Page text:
SUNY Downstate Health Sciences University
Division of Transplantation
Making the Right Choice
Types of Transplants
Kidney transplant is an option for people who suffer from end stage kidney disease and are currently on dialysis or will need dialysis sometime in the future.
Decreased quality of life, inability to work, and depressed sexual function all contribute to the general feeling of unwellness experienced by even well dialyzed patients.
While transplantation is not a cure for end stage kidney failure, it offers the best outcome with the greatest potential for the full return to a healthy, productive life for those whose kidneys have failed.
Deceased Donor Transplant
A deceased donor kidney transplant involves transplanting a kidney from an unrelated person who has experienced complete and irreversible brain death. Potential recipients are registered with a national computer system for matching with compatible deceased donor kidneys. There are approximately 20,000 people waiting for deceased donor kidney transplants in the United States, with over 2,500 waiting in the New York area. The waiting time for a deceased donor kidney can vary greatly depending on blood and “tissue type” as well as the availability of donor organs. The approximate waiting time in the New York area is between five and eight years at present. For some the wait is long and difficult. For others, the new organ comes quickly, functions immediately and continues to work with few problems. Once transplanted, the success rate for deceased donor kidneys is greater than 85%.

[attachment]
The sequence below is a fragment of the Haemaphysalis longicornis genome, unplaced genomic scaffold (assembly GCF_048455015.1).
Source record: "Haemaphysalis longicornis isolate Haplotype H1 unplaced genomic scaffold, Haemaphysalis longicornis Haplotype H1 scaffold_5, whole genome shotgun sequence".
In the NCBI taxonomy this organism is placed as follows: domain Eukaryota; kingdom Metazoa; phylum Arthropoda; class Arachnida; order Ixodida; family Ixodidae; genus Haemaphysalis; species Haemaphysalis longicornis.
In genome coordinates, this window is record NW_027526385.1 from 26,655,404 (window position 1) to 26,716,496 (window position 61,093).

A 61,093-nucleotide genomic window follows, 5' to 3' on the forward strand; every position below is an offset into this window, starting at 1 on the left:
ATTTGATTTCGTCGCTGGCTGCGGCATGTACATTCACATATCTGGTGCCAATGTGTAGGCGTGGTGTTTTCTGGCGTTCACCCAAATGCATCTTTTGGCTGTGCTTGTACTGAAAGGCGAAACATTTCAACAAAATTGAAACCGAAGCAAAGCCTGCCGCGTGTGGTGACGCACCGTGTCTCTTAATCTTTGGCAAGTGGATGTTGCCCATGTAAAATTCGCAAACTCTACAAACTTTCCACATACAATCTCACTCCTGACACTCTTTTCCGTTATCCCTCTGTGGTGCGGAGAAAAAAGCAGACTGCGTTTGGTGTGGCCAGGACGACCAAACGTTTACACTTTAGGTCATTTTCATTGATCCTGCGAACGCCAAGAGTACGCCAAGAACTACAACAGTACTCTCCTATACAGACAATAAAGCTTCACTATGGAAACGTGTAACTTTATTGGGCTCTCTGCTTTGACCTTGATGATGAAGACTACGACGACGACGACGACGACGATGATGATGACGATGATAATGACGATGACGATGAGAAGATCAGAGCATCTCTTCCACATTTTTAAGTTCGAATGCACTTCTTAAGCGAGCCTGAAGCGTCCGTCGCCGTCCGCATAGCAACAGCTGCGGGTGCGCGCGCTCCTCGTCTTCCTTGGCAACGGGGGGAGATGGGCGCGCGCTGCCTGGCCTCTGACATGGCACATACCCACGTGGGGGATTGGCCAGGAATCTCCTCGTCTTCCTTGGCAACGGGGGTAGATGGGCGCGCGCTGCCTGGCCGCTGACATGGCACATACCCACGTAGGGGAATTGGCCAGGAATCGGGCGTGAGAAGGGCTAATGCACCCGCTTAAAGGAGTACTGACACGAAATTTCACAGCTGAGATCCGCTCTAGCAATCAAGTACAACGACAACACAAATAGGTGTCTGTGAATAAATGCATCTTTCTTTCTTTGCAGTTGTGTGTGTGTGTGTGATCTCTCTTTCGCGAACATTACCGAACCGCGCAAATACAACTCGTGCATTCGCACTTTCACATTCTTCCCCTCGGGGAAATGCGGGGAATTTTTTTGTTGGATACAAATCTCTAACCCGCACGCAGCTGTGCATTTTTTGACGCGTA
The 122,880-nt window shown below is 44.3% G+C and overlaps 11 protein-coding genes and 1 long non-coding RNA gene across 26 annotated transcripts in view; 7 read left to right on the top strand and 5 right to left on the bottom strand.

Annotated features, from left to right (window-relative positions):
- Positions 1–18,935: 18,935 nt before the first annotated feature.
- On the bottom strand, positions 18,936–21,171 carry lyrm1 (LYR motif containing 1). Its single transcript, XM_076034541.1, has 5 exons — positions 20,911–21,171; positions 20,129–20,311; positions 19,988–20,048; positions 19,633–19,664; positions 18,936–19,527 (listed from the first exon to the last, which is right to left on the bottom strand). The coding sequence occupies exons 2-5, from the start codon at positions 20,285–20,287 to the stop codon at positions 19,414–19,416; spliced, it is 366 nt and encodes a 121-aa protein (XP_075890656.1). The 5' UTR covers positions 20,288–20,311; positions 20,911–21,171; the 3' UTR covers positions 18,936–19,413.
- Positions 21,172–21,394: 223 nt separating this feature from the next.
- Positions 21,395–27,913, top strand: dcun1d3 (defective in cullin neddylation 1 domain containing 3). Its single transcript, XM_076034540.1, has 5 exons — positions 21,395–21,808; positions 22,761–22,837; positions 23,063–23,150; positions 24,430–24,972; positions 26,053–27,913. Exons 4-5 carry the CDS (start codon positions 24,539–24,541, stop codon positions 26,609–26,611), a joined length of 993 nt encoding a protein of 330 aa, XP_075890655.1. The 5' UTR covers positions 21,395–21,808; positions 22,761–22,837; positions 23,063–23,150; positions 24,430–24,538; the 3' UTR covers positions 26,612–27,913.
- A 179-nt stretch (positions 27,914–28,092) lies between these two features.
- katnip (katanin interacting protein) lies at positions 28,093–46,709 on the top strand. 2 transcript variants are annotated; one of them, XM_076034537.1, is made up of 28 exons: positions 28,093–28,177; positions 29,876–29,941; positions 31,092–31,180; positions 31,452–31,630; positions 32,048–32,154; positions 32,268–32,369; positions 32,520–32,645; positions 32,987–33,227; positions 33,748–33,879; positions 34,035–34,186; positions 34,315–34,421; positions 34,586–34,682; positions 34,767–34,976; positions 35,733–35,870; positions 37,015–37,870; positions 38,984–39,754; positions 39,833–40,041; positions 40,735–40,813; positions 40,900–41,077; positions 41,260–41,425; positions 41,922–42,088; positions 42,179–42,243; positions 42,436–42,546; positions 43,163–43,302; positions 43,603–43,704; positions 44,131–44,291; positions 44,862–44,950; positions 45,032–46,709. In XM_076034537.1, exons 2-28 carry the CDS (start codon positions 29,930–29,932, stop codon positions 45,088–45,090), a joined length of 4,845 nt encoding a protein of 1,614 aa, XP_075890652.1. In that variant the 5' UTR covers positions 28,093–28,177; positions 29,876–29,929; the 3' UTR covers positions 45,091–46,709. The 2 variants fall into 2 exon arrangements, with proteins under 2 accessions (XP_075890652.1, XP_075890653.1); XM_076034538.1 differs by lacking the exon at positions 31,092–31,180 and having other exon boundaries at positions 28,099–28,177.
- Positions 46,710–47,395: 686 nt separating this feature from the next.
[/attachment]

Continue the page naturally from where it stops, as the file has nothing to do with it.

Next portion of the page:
Living Donor Transplant
A living donor kidney transplant involves removing one kidney from a healthy person and transplanting it into another person. Living donor transplantation offers the best outcome for transplantation and may be done anytime a donor becomes available, even after a candidate has been placed on the waiting list for a deceased donor kidney.
The skilled surgeons of the Transplant Division at University Hospital of Brooklyn have performed well over 3,000 kidney transplants since the program's inception in 1965. We offer weekly educational sessions for those considering transplantation and encourage anyone interested in receiving more information about kidney transplantation to attend.
Making the decision regarding whether kidney transplant is right for you can be a difficult and confusing process.
While transplantation is not for everyone, we hope that this website will provide you with the information you need to Make the Right Choice.